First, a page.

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June 2, 2009

You Could Look It Up

The Matt Wieters of 1947

by Steven Goldman

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As of last Friday, the Orioles are beginning to find out if Matt Wieters, one of the most hotly anticipated prospects in recent memory, is the real deal. In his case, there is reason to believe that the anticipation is justified. In other cases, a more skeptical approach would have been warranted. Such was the case with Clint Hartung, one of the most hyped prospects of the postwar period.

In 1942, Hartung, a 19-year-old pitcher/outfielder from Hondo, Texas spent most of his season with Eau Claire in the Class C Northern League. In 66 games he hit .339 and slugged .564 on 17 doubles and 12 home runs in only 280 at-bats. On the mound he hit 3-1 with an ERA of 3.58, showing a lively fastball. A "big Texas farm boy" at 6'4" and 215 pounds, he was good enough to get a call from the American Association's Minneapolis Millers at the end of the season, but before they could figure out what their new phenom was all about, the War Department called Hartung into the service. He would remain in uniform for the next four years, the impression of that wonderful half-season hanging in the air like intoxicating smoke.

Three years later, with World War II ended, the New York Giants inhaled. They bought Hartung's rights in December, 1945 for $35,000 and four players, then waited for him to get out of the Army. Despite the small military action that had been going on, Sergeant Hartung found a good deal of time for baseball, participating in the baseball program that entertained troops and fanned inter-service rivalries during the war years. The Giants had heard how he had impressed even the big-leaguers in the service with his power bat and arm.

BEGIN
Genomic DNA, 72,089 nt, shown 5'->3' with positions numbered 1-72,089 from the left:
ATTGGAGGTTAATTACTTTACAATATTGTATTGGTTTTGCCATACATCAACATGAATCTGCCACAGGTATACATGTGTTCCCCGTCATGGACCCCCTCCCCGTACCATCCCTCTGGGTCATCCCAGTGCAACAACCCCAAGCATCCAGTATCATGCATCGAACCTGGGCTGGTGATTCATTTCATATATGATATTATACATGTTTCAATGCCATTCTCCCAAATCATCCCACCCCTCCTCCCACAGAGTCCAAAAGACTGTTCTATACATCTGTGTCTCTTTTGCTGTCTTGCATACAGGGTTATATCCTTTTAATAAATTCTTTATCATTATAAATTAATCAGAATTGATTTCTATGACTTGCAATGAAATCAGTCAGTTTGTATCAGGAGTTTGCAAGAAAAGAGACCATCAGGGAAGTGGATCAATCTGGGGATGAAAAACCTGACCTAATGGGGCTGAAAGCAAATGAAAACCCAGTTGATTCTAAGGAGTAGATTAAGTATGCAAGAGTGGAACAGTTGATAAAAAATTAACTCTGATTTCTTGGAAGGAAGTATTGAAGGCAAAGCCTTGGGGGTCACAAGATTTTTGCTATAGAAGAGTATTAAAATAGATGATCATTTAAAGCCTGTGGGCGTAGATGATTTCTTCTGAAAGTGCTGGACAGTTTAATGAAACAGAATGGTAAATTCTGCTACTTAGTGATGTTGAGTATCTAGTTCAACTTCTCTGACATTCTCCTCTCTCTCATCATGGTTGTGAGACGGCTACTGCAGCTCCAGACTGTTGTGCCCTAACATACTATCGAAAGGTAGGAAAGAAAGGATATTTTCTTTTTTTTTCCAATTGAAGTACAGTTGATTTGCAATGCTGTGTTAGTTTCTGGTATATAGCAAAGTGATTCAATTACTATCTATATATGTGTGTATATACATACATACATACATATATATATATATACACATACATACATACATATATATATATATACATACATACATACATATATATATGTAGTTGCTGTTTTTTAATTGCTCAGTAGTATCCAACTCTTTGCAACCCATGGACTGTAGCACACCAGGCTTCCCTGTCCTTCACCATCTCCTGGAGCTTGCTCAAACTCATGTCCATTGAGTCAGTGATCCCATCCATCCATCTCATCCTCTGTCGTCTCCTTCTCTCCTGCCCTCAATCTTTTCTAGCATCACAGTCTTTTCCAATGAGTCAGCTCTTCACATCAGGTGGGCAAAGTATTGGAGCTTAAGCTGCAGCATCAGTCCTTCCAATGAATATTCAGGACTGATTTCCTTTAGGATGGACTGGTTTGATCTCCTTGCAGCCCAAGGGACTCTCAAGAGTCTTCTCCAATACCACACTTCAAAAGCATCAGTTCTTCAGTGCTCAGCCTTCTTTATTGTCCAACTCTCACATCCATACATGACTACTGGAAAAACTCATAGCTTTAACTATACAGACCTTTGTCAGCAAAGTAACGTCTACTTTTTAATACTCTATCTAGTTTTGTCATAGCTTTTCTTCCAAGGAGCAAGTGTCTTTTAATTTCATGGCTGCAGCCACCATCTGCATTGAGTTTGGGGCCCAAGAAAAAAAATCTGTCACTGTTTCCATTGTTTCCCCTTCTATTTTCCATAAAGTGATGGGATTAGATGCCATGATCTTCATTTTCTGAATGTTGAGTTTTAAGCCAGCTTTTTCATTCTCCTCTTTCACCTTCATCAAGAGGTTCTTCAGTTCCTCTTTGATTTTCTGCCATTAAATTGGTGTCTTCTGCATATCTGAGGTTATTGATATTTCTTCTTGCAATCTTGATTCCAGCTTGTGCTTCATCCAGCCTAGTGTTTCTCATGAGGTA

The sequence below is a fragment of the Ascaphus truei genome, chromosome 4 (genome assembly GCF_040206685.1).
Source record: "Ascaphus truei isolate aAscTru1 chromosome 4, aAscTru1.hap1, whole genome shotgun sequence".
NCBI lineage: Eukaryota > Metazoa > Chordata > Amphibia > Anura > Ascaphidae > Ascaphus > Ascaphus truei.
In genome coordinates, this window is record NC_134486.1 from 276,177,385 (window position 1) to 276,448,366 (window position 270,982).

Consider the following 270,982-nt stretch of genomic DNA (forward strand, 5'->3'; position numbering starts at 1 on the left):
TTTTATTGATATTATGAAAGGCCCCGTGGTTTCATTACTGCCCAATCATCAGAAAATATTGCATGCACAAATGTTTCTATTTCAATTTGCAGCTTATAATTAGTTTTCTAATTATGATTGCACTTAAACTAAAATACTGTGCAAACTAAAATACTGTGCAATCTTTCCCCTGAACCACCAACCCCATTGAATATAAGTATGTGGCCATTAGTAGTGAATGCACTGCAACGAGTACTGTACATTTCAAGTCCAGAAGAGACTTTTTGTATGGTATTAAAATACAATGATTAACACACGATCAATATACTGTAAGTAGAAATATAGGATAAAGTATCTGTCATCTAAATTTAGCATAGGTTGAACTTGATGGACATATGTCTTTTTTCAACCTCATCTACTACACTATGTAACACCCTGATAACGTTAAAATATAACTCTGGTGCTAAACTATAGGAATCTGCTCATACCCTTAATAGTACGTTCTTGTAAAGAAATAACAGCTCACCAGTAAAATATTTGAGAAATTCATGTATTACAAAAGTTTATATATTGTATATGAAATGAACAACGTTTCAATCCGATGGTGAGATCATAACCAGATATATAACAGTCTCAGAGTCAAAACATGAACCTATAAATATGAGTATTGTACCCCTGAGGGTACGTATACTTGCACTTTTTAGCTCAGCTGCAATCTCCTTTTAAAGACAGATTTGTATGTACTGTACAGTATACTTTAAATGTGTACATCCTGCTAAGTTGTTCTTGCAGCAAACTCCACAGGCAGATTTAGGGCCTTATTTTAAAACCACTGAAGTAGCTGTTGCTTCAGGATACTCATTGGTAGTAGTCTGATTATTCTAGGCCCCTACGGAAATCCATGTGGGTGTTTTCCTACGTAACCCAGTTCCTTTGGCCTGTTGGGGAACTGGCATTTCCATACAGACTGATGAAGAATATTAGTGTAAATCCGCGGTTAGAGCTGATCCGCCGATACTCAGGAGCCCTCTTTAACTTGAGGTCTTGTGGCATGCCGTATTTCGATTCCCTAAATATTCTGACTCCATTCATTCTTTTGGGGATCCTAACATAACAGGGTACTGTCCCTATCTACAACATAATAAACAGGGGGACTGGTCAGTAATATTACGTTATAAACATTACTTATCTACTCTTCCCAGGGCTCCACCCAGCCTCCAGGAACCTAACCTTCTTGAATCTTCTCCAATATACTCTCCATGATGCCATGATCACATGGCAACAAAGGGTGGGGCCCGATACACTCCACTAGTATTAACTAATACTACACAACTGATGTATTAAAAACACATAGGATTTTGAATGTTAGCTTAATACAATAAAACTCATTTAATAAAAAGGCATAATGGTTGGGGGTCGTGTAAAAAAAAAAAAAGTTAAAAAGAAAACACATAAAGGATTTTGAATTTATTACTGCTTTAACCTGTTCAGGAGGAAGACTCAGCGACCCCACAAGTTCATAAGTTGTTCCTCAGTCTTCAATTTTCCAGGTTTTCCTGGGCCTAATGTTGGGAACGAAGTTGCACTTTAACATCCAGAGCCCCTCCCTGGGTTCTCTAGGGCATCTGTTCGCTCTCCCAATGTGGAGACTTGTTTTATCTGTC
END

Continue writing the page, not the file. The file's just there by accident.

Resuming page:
To those expressions of power, add a power play. Mustered out in 1946, Hartung tried to extract a promise from the Giants that he would not be sent to the minors. When this was not forthcoming, he reenlisted for another year. In 1946, he played for an Army Air Force team that went 67-4. As reported in the 1947 edition of the Green Book, "Clint pitched 25 games and won them all... He averaged fifteen strikeouts a game and, in the twenty-five games he pitched, only twenty runs were scored against him... When not pitching, he played the outfield and had a batting average of .567 and hit thirty home runs."

The Giants were drooling now, and the press coverage was intense. Sure, these were just exhibitions in the military, but hadn't there been real major leaguers playing against Hartung during the war? It all had to translate somehow, hadn't it? Observing the hype, sportswriter Tom Meany (in a line also credited to Giants publicist Gerry Shumacher), wrote, "Hartung's a sucker if he reports to the Giants. All he has to do is sit at home‚ wait till he's eligible‚ and he's a cinch to make the Hall of Fame." Hartung was aware of the noise surrounding him. "I'm getting used to it," he said in the spring of 1947. "All this publicity doesn't bother me any, but I am afraid that it will make the fans expect too much of me."

When spring training 1947 finally arrived, Hartung looked great in batting practice hitting the ball, but not so good in the field except for his excellent arm. "I see now how he struck out all those men in those Army games," his manager Mel Ott said. "He has tremendous power." Unfortunately, he couldn't catch the ball. He was fooled by line drives and wouldn't get in front of grounders. "He's no outfielder," pronounced Rogers Hornsby, observing him from the coaching lines that spring. Hornsby recommended that Hartung be made a pitcher, because his arm was that good. "It doesn't matter much if he doesn't develop a good curve with an arm like that." Hypnotized by the batting power Hartung showed in exhibition play, he cast him as an outfielder despite his defensive problems, starting him in right field on opening day.

Hartung the starting outfielder lasted approximately a week, his defensive problems so pronounced that Ott pulled the plug after seven games. Now, Ott said, Hartung was a pitcher. At first, this looked brilliant. He made his pitching debut in relief against the Braves in early May, throwing six shutout innings, allowing just two hits, and striking out five. Five days later, the tyro made his starting debut, pitching 5 1/3 innings in an 8-3 win. It wasn't an encouraging start-Hartung allowed eight hits, walked four, threw a wild pitch, and was dinged for all three runs before he was pulled. Still, he got the win, and his next time out he went the distance in a 9-1 victory over the Reds. He allowed eight hits, one run, walked two, and struck out three. He even went 2-for-4 and drove in a run.